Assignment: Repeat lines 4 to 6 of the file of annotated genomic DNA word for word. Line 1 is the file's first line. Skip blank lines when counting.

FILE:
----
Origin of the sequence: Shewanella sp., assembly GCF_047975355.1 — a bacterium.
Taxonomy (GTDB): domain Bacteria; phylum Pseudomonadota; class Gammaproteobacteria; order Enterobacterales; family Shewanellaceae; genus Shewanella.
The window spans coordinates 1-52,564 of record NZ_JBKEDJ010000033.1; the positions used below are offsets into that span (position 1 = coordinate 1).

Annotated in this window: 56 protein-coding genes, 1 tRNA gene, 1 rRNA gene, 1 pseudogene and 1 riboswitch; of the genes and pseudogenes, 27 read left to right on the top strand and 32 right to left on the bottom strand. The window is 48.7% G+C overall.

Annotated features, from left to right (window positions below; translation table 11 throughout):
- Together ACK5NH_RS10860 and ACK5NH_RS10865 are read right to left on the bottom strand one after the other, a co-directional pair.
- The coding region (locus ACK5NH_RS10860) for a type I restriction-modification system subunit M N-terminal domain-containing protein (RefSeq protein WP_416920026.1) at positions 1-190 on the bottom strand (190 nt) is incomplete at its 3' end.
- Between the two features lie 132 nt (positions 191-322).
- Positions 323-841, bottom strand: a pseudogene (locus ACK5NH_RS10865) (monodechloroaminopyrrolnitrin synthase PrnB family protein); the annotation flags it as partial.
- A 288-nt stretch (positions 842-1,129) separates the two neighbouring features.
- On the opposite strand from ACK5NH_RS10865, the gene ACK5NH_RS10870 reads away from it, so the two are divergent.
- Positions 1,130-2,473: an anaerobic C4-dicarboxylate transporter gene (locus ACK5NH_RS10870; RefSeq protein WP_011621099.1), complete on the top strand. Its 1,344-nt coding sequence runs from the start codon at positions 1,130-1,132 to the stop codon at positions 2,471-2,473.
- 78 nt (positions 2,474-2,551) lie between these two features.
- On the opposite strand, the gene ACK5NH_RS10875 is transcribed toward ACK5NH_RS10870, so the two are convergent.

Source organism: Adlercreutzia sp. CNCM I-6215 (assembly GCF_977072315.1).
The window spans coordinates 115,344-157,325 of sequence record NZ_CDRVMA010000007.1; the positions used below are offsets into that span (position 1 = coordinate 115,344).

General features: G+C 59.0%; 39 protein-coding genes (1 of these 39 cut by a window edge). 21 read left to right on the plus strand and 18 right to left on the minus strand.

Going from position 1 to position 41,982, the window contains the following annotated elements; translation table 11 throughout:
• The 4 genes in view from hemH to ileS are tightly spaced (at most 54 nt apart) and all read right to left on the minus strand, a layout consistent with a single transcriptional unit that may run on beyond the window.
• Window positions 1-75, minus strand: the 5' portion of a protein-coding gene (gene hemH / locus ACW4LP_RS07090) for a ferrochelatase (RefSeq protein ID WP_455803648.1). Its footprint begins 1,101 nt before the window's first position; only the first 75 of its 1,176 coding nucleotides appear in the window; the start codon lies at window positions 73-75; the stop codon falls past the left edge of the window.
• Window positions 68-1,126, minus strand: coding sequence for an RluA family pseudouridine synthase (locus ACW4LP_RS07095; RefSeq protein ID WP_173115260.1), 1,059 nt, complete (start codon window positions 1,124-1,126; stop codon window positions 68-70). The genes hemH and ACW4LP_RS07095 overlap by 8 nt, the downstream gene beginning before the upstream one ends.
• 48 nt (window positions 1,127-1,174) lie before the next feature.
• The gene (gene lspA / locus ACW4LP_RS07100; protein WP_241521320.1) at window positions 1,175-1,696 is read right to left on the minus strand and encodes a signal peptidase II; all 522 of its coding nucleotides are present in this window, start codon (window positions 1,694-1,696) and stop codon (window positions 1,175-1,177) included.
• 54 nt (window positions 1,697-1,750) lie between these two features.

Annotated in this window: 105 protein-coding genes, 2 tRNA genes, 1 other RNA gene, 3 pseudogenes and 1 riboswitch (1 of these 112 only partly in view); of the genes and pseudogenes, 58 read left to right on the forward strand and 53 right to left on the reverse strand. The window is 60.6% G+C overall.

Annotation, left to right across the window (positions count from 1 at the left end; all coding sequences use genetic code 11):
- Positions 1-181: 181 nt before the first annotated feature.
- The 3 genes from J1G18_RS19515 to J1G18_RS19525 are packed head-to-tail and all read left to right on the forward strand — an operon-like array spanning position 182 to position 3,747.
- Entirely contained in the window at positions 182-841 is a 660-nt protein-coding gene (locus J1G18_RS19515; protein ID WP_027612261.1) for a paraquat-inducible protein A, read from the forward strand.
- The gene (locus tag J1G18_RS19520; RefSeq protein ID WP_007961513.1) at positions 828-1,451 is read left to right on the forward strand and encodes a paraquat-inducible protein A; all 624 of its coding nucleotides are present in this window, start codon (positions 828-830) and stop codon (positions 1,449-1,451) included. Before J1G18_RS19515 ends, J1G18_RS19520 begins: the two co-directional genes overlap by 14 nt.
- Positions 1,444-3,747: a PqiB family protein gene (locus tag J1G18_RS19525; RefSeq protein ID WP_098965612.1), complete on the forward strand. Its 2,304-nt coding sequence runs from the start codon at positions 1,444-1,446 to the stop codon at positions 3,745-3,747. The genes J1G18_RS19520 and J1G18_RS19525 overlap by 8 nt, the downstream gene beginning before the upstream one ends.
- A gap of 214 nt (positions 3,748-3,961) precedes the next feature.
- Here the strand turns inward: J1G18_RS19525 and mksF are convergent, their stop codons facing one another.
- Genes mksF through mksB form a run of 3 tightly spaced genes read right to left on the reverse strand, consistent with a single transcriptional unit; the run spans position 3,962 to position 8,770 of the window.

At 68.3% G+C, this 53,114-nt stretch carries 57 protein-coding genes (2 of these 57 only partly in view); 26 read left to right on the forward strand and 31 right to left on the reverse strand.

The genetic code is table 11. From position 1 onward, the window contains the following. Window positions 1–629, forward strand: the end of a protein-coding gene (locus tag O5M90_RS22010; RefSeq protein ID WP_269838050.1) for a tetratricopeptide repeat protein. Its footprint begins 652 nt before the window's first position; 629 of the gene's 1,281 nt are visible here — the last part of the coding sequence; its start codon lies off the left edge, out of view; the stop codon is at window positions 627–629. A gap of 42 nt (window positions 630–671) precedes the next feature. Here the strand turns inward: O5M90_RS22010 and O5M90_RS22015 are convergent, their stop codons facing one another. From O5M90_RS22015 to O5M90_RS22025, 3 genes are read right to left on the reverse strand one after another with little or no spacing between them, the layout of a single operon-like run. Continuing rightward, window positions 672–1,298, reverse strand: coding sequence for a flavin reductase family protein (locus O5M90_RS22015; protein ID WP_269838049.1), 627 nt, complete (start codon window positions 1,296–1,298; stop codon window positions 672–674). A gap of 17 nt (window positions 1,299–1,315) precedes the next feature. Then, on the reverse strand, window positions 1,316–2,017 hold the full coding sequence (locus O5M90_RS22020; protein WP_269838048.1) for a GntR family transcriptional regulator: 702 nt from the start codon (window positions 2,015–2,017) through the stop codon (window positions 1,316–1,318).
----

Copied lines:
Annotated in this window: 56 protein-coding genes, 1 tRNA gene, 1 rRNA gene, 1 pseudogene and 1 riboswitch; of the genes and pseudogenes, 27 read left to right on the top strand and 32 right to left on the bottom strand. The window is 48.7% G+C overall.

Annotated features, from left to right (window positions below; translation table 11 throughout):
- Together ACK5NH_RS10860 and ACK5NH_RS10865 are read right to left on the bottom strand one after the other, a co-directional pair.